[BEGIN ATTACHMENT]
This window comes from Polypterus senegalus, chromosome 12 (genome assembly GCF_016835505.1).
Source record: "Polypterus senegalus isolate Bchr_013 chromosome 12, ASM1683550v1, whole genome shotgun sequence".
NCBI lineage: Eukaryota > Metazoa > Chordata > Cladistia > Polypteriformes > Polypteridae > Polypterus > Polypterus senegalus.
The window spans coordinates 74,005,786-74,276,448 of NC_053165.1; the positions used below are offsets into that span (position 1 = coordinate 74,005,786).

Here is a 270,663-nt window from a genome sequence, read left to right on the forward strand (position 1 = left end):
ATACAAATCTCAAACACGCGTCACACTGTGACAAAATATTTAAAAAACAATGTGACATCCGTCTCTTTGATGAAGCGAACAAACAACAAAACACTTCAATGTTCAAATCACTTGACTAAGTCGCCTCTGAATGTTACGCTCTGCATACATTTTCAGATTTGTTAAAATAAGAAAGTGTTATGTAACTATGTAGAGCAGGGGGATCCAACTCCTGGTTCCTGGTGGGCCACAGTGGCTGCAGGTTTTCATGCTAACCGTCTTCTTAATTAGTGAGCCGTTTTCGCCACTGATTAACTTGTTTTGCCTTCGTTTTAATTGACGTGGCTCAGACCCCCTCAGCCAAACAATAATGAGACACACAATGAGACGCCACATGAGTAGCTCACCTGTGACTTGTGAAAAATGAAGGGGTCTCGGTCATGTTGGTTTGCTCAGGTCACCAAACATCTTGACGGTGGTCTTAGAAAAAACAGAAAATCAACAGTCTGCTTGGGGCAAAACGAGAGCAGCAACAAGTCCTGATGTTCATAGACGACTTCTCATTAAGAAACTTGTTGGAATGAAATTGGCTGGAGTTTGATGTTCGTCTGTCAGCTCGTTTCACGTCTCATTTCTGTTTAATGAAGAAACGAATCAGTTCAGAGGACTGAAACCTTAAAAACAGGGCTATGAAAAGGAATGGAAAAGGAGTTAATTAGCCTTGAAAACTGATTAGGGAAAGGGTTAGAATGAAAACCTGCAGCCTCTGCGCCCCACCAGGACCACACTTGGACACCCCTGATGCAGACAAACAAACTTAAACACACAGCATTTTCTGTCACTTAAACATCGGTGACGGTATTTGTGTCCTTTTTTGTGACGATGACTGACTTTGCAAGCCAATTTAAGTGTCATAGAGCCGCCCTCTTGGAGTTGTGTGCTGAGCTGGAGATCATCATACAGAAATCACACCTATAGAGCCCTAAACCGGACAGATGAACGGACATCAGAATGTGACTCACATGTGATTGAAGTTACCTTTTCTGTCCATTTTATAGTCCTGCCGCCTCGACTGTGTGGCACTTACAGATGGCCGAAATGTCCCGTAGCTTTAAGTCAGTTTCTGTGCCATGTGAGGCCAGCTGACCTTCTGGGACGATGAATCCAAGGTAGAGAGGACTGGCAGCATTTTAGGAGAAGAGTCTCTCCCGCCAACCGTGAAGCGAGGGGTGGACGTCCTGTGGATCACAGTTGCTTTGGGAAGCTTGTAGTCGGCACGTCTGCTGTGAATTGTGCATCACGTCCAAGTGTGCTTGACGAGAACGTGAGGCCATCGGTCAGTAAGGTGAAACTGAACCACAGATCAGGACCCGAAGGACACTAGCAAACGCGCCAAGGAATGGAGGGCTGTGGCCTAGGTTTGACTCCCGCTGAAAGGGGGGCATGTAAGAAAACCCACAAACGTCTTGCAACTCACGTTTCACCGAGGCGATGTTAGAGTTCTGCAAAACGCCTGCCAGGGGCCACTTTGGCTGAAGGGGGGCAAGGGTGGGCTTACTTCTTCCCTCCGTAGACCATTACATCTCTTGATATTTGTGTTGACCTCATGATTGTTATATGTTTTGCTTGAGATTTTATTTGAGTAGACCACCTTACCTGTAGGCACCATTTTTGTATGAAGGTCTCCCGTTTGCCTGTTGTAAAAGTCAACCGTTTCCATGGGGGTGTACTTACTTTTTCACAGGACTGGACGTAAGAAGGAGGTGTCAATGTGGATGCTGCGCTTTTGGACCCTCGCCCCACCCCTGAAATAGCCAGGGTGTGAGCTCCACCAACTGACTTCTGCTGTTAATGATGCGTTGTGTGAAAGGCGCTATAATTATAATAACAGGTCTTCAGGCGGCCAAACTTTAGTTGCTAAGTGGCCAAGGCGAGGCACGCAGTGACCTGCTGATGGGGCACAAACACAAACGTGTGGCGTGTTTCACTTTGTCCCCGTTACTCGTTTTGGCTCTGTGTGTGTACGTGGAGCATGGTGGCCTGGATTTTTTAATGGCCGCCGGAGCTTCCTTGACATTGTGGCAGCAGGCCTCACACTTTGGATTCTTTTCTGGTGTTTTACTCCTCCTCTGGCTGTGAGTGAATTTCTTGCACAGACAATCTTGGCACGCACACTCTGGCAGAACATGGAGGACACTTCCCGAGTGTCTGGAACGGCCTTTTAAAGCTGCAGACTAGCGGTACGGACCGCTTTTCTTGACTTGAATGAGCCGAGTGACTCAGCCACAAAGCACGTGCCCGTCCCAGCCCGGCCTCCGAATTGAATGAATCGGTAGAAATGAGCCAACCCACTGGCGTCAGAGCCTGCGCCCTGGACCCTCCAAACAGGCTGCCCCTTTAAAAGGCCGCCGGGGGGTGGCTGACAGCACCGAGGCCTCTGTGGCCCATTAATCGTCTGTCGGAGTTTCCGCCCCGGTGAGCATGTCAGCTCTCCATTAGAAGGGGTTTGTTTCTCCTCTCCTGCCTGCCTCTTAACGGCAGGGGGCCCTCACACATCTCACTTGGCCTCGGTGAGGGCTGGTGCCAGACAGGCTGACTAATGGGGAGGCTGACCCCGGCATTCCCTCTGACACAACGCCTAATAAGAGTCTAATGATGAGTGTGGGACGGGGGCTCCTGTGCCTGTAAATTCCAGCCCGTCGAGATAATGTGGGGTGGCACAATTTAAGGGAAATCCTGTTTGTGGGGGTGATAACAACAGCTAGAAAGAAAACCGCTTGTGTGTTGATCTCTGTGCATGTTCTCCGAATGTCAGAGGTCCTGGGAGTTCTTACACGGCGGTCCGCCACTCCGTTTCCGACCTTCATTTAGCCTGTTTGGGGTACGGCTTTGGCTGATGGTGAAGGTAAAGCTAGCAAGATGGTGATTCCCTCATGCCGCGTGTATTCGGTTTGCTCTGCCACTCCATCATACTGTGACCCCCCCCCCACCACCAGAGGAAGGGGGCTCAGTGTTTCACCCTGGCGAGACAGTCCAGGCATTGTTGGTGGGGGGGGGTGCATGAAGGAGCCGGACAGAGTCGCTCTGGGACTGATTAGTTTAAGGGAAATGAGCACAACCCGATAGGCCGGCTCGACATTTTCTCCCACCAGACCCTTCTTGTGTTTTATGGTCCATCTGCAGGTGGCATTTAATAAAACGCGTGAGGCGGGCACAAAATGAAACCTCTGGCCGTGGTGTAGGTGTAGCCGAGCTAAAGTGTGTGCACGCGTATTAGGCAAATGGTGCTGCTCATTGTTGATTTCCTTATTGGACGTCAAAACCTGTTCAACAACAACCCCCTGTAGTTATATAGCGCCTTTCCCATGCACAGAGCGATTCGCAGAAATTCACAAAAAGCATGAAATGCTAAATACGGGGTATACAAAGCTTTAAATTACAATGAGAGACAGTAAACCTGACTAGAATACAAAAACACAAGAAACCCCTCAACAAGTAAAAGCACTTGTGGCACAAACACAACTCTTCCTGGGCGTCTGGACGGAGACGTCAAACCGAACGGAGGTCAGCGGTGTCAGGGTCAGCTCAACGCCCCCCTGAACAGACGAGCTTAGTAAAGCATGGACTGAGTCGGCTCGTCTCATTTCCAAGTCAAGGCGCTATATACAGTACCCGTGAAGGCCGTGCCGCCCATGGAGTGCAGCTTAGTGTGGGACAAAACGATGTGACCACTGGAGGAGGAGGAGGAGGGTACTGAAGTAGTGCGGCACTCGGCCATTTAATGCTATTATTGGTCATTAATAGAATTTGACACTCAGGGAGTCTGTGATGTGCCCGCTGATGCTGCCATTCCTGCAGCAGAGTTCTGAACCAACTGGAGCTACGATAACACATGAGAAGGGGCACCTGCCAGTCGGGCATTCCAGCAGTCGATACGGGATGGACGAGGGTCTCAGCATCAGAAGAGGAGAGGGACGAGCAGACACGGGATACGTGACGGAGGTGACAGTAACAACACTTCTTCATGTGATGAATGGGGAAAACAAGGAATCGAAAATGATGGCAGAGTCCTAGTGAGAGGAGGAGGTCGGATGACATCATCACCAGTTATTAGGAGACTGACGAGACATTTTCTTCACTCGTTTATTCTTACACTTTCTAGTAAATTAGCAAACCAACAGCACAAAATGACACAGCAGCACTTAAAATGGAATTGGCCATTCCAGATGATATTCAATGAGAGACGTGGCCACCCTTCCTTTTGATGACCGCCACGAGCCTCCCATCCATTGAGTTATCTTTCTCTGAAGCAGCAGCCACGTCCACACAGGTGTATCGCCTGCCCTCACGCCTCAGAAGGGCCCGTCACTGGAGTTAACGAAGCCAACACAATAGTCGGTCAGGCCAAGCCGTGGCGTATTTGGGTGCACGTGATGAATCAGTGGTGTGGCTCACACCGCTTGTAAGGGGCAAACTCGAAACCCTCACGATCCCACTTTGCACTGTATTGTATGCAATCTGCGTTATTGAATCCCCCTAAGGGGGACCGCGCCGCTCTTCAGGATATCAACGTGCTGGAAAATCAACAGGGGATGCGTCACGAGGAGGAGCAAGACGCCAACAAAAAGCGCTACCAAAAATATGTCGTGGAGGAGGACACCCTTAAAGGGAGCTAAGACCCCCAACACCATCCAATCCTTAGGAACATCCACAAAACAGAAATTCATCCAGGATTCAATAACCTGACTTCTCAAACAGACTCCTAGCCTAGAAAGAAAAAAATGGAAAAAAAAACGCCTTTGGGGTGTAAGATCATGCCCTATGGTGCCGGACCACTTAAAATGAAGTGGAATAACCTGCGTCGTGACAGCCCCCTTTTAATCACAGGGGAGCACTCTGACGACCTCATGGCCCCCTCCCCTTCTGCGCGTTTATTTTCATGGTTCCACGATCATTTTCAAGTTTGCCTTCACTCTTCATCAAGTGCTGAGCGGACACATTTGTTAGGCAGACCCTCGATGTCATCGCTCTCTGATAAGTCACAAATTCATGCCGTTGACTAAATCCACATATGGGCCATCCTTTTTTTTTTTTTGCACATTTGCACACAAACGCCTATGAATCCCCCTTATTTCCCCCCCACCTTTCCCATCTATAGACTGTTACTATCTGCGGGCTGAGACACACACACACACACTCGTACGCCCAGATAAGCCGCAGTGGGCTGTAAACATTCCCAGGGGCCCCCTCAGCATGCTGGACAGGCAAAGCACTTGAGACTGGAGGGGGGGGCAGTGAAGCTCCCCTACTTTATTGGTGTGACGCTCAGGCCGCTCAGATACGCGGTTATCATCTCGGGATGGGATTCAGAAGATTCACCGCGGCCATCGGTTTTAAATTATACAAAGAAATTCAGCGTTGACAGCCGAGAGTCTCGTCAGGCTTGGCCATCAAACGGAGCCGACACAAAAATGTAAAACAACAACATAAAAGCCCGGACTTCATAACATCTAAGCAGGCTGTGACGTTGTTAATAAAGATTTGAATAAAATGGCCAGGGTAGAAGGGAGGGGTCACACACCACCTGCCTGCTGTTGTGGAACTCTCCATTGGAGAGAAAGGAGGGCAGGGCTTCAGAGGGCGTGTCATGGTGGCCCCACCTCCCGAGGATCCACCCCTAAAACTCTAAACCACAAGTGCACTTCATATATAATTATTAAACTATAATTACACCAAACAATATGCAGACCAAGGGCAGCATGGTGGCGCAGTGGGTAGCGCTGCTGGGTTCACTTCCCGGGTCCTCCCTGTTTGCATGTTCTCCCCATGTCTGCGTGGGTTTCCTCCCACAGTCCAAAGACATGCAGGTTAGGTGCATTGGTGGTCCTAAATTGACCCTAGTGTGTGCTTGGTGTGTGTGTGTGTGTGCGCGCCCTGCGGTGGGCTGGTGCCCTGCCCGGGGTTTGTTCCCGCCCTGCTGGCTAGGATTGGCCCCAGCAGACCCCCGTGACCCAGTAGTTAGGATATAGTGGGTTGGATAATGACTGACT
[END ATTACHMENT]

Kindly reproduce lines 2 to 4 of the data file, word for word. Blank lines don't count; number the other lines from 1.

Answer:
Source record: "Polypterus senegalus isolate Bchr_013 chromosome 12, ASM1683550v1, whole genome shotgun sequence".
NCBI lineage: Eukaryota > Metazoa > Chordata > Cladistia > Polypteriformes > Polypteridae > Polypterus > Polypterus senegalus.
The window spans coordinates 74,005,786-74,276,448 of NC_053165.1; the positions used below are offsets into that span (position 1 = coordinate 74,005,786).